Untitled; Glass Portrait 1; Mixed Media; Glass, Wood, Digital Pigment Print; 23" x 18" x 9.5"
Untitled; Glass Portrait 2; Mixed Media; Glass, Wood, Digital Pigment Print; 23" x 18" x 9.5"
It takes three-hundred rolls of film for nearly 11,000 images.
As a photographer, I traveled the world with the capacity for nearly 11,000 images, which filled most of my suitcase. Today, my smartphone holds ten times that capacity and fits in my pocket.
During my career as a documentary and advertising photographer, I have observed and partaken in the transition from analog to digital photography. While images continue to take up an ever-growing amount of virtual space on our computers, we are rarely without a device that provides us with a steady stream of visual content. With an apparently endless supply of imagery, photography seems to be a perfect medium for this digital life. Conversely, I reflect on whether this medium–which one rarely considers for its physical attributes- has lost a valuable quality? I now look for ways to engage a viewer with an image both spatially and physically. One of my challenges exists within the fundamental nature of a photograph. Photographs lead the viewer into the illusion of the subject without bringing awareness to its materials. There is no requirement to consider his/her relationship to–nor be in the presence of–the actual photograph.
I aim to present a work that draws attention to the physical and spatial qualities of the piece, while simultaneously allowing the viewer to address the subject within the photograph. Through the merger of two mediums that share a long history–photography and glass–I have fashioned an encounter with the photograph that becomes realized when experienced in person. The unexpected framing of the image being upside-down allows for a moment of consideration towards the physicality of the photograph–something is not as it should be. Closer examination reveals the anticipated orientation of the image within the glass orb connecting the visual and the physical while opening the dialog to how this phenomenon resembles human vision and perception.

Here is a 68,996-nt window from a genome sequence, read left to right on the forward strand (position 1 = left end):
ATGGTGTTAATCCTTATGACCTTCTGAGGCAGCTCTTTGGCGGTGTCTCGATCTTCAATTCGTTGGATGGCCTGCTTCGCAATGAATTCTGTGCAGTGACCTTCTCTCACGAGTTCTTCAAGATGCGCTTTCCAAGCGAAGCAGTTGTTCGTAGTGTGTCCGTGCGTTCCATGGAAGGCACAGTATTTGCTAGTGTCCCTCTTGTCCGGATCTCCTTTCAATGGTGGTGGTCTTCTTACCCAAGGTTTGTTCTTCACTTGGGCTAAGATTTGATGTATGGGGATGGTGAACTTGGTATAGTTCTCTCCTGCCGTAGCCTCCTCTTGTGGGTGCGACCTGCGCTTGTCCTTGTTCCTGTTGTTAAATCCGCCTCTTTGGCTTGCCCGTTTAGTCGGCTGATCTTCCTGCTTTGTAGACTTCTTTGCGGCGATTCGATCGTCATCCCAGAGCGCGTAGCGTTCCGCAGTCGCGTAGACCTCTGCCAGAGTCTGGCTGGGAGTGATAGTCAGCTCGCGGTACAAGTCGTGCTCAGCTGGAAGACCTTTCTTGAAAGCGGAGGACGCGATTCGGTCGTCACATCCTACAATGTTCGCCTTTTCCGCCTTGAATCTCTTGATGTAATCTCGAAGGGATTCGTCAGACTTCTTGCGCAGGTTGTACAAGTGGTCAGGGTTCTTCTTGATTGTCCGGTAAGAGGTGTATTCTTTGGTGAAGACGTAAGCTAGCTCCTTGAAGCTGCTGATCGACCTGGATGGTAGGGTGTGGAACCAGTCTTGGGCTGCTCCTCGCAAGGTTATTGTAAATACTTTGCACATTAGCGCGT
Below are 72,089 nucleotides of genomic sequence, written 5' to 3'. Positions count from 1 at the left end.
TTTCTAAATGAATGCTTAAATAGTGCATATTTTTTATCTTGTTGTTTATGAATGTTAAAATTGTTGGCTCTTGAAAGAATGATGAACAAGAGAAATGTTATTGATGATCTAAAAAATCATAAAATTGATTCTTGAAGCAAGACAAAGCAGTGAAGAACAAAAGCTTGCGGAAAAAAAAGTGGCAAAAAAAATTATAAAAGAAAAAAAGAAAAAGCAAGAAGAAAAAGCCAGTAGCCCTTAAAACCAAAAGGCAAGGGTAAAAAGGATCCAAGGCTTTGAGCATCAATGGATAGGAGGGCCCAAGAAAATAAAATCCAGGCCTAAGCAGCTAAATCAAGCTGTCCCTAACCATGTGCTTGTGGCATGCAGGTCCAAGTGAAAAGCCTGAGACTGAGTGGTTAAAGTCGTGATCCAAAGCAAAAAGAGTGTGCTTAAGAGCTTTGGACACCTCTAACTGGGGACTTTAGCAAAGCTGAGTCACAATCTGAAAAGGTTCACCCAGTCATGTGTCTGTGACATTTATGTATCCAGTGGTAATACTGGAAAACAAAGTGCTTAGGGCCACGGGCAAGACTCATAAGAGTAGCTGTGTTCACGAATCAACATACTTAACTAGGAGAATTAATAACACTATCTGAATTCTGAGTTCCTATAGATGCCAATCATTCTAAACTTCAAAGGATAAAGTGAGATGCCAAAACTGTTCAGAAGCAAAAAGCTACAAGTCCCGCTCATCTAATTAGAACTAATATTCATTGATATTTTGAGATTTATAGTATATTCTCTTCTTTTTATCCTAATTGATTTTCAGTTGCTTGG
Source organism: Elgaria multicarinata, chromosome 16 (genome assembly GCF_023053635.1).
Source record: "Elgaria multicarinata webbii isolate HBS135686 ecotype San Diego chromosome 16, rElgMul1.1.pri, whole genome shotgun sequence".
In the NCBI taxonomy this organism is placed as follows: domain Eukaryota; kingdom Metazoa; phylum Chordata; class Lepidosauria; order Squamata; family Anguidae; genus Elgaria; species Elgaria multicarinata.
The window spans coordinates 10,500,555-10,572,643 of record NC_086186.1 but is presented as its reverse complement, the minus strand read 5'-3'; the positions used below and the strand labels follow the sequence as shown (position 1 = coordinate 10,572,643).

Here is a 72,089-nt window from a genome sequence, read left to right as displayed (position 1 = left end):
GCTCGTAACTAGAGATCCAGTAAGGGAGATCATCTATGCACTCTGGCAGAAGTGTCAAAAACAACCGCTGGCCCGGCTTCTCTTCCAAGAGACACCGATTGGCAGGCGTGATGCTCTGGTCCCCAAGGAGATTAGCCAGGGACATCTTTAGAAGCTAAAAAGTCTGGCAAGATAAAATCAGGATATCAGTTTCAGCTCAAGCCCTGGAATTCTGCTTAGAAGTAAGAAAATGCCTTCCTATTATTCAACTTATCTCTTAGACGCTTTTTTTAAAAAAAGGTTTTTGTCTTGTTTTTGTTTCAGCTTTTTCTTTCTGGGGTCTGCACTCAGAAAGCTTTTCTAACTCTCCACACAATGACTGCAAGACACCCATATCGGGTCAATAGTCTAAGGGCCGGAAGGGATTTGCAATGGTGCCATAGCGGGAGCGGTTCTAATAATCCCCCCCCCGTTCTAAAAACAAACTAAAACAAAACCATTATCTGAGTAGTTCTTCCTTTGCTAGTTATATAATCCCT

In my search for a fitting subject matter, I began to understand the role that the portraits could assume in this project. These portraits are of non-individuals or rather, are created through a merging of several individuals that share common traits. Utilizing this series of portraits–which challenged me to think of how we perceive ourselves as individuals versus being part of a broader community–in conjunction with the examination of perception, felt significant to me.
Please note that I did not create these images with a smartphone. I do, however, use a digital camera which has allowed more room in my suitcase for extra clothes.
These two pieces are the beginning of a more extensive series titled Glass Portraits.
About the Artist
Having been nearly robbed by monkeys on a mountain in the Sichuan province of China; documented the claimed location of the Ark of the Covenant in Aksum Ethiopia; photographed the rituals of Semana Santa in Antigua, Guatemala; Ryann Cooley has many stories to share. He says that his travels as a documentary photographer to over 50 countries have helped to shape his ideas. Additionally, his years of advertising and editorial work in New York City–with clients including American Express, Intel, InStyle, and Vibe magazine–has refined his skills. In his current practice, Ryann classifies himself as a conceptual artist that works in a blend of mediums challenging the boundaries of photography. His work–which includes immersive installations, mixed-media, and sculpture–exists on the fringe of photography and examines the relationship between a viewer and the image.